• Planning is Not Enough –Every organization needs a cyber threat response plan – and this needs to encompass more than the Systems Operations Center (the organization that would handle a breach). It must cover the C-Suite, business unit leaders, and heads of corporate functions like HR and public relations. All involved need to practice that plan. While all plans will need to evolve as a crisis unfolds, planning and exercising before an incident occurs can be vital to an organization’s successful response to the real thing.

    Instinctually, corporate leaders often focus their response efforts on the technical problems. They concentrate on finding and removing the intruders as quickly as possible, while also ensuring that business operations continue with little disruption. Though these activities are vitally important, the impact of a cyber breach can reverberate far beyond a company’s networks and business operations. Consider the preparation for a wide range of internal and external challenges. This becomes an intellectual capital problem, a customer problem, a legal problem, an operations problem, a policy problem, a lost-revenue problem, and a communications, public relations, and brand problem.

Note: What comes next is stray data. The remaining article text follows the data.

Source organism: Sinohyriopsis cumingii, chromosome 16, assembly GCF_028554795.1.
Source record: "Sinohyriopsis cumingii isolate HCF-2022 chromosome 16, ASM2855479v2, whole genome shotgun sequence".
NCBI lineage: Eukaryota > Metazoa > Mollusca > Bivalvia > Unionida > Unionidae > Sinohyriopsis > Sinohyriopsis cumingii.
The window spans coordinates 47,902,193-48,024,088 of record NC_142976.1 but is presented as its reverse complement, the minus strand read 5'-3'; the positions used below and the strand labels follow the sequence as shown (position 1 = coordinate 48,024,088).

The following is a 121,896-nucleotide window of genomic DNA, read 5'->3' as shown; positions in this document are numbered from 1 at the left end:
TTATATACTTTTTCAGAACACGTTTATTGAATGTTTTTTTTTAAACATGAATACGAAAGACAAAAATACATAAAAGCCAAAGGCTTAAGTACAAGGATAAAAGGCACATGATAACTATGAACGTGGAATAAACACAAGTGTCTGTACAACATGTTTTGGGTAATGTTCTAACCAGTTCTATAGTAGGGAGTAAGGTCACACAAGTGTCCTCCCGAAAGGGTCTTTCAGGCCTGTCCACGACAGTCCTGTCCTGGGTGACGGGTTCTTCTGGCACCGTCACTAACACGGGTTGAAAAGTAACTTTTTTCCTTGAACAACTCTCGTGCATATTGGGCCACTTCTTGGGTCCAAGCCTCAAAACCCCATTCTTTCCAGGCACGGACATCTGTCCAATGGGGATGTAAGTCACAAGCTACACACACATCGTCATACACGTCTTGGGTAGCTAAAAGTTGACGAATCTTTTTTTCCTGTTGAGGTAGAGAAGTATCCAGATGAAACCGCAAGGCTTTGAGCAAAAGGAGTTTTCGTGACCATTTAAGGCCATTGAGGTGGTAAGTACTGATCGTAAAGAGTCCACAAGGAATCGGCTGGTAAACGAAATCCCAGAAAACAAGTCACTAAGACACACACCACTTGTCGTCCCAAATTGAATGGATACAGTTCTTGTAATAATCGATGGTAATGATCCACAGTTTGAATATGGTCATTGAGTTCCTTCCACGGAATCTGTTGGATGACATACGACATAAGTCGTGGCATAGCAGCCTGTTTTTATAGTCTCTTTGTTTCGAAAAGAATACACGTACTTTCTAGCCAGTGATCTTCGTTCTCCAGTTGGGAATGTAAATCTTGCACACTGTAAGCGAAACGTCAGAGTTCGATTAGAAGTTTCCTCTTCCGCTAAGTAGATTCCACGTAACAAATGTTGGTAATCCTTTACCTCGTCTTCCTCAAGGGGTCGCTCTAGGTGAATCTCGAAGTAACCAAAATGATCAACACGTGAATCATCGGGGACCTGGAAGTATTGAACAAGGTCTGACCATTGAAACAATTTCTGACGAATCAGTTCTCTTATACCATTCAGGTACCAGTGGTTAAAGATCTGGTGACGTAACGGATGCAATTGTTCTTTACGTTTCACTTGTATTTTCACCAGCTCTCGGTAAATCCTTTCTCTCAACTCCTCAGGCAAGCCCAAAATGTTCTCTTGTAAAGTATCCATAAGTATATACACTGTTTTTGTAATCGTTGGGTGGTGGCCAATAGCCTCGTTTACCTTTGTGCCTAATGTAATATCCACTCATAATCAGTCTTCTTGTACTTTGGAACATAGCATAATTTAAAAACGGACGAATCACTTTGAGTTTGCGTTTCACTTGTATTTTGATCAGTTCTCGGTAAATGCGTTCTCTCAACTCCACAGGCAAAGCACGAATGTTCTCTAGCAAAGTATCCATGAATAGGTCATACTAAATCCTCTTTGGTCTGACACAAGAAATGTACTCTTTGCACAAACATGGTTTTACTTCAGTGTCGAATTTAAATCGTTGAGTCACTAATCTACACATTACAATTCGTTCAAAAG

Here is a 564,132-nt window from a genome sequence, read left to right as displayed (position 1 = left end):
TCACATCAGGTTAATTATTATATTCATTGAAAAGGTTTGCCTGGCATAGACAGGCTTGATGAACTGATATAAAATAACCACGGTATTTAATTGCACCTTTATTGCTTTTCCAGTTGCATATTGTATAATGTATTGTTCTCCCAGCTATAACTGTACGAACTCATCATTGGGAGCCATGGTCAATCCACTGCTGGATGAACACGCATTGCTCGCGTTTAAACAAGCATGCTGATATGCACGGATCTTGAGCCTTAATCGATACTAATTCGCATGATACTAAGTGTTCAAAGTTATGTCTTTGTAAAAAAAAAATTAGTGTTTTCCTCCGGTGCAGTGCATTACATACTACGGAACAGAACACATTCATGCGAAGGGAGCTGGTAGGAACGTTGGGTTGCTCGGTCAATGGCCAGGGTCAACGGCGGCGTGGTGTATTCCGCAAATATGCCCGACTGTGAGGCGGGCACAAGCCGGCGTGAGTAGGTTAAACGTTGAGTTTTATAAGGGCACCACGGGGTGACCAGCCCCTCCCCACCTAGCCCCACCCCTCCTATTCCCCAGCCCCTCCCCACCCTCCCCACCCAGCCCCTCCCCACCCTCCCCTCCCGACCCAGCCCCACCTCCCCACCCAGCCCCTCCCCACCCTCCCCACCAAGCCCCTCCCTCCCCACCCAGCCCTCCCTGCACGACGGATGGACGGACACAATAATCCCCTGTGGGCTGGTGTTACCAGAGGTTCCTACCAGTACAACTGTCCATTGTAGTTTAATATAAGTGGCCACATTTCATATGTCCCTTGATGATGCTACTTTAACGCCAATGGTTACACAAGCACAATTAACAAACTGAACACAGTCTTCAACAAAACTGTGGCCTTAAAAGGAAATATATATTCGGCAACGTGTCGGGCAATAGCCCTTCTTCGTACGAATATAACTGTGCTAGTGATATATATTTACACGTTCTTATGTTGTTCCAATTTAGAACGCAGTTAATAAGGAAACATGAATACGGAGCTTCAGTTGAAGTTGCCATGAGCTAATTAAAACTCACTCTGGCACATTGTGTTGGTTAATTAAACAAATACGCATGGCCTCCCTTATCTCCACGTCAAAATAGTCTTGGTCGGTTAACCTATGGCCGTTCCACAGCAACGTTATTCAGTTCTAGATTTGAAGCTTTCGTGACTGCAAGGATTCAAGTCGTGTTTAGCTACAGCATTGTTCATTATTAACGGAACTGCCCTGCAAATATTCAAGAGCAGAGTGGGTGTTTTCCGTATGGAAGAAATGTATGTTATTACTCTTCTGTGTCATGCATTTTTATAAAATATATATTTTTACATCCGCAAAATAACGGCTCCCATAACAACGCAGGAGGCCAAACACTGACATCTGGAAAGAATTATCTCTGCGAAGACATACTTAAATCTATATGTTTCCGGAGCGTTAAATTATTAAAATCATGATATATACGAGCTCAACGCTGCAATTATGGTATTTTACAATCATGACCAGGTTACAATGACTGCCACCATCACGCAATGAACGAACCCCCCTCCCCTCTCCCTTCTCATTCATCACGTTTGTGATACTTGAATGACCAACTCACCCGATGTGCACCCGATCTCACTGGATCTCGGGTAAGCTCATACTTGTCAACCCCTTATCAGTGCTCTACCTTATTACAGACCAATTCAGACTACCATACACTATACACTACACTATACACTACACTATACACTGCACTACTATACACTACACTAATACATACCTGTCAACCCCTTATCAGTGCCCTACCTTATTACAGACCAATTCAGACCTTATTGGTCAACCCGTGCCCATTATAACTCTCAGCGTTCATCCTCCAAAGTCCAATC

• Place Equal Value on Internal Communications –Crisis communications are just as critical as planning and exercising, and while most organizations emphasize the external component, timely and effective internal communications—vertically and horizontally across the organization—are a “must do.” Indeed, external communications often depend on internal understanding and information, and impediments to the latter can have serious consequences. Poor internal communication can also lead to unforeseen leaks as well as inconsistent external messages, both of which can cause damage to the organization’s brand or increase its liabilities.
  • Engage Your Stakeholders and Foster Public-Private Collaboration –An effective response to a cyber attack requires collaboration between the affected organization and Federal, state, and local government agencies, as well as other industry partners. It takes a ‘village’ to respond, and those relationships are best developed in advance – perhaps as part of a wargame. A collaborative approach to cybersecurity exponentially increases an organization’s defense and mitigation strategies, its access to information, and ability to leverage the resources and expertise of other vested stakeholders.